A retrospective analysis of the impact of diastolic dysfunction on one-year mortality after transjugular intrahepatic porto-systemic shunt, liver transplantation and non-transplant abdominal surgery in patients with cirrhosis

Authors Majumder Shounak, Rabdiya Vimal, Swales Colin, Silverman David I.


Background The incidence of diastolic dysfunction (DD) approaches 40% in patients with cirrhosis. However, the clinical impact of DD remains a subject of considerable debate. Surgery in patients with cirrhosis is innately hazardous. Diastolic heart failure has been linked to increased mortality after transjugular intrahepatic porto-systemic shunt surgery (TIPSS). To date, none of the commonly accepted preoperative risk assessment models applied to patients with liver disease incorporates DD. We aimed to examine the relationship between DD and postoperative outcomes in patients with cirrhosis undergoing abdominal surgery.

Methods Patients with cirrhosis who underwent abdominal surgery between January 2000 and December 2011 were included if they had preoperative echocardiography done within 3 months of surgery. The echocardiographic images were reviewed using flow and tissue Doppler techniques to identify the presence of DD. Outcomes analyzed included one-year mortality and postoperative complications.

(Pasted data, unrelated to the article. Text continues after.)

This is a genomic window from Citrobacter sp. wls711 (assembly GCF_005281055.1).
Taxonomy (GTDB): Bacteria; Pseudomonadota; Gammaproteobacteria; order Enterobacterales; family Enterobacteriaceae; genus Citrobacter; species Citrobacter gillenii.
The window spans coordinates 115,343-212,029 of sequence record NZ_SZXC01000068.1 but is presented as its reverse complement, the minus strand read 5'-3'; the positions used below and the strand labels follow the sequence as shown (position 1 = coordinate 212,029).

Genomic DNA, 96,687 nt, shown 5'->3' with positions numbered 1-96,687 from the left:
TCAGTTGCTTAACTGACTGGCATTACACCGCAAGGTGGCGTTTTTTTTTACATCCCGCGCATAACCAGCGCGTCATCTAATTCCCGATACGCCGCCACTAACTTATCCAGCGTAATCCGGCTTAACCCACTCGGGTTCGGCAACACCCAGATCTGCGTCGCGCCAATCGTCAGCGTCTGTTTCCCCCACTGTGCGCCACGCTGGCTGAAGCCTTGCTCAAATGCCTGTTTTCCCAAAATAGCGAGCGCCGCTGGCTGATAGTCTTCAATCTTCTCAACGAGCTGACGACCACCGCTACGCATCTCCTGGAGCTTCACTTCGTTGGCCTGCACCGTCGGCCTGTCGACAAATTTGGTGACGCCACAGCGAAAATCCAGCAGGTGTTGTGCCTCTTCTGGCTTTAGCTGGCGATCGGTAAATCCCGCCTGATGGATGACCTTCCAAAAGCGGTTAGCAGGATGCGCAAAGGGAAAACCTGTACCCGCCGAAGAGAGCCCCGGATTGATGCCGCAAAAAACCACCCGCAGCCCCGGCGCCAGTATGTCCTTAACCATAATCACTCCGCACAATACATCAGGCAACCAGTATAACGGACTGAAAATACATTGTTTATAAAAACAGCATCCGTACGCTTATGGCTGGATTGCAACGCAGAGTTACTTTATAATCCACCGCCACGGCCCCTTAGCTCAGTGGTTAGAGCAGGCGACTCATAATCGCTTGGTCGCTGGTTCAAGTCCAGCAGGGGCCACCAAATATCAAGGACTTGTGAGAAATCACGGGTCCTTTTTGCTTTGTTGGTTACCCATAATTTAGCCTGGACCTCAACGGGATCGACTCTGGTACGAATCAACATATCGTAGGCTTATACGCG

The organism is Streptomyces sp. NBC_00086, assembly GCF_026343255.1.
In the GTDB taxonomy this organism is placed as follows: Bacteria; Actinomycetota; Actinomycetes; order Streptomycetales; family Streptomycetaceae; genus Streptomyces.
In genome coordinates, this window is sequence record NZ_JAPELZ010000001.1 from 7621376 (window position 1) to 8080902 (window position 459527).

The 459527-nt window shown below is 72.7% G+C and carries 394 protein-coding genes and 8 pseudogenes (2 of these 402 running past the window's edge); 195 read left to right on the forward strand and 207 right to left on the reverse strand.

Results A total of 140 patients were included in the study of which 63 patients (45%) met pre-established criteria for DD. Those with DD were older (P < 0.005) and less likely to have an isolated viral etiology of cirrhosis (P<0.05). The one-year mortality rate was 22.2% (14/63) in patients with DD and 20.8% (16/77) in those without DD (P=0.42). Postoperative complications were not statistically different in the two groups.

Conclusion DD is common in patients with cirrhosis. In patients with cirrhosis undergoing TIPS and/or abdominal surgery, the presence of DD does not increase post-procedure complications or one-year mortality.

Keywords Diastolic dysfunction, cirrhosis, liver transplantation, postoperative mortality, surgical risk

Ann Gastroenterol 2015; 28 (3): 383-388

Original Articles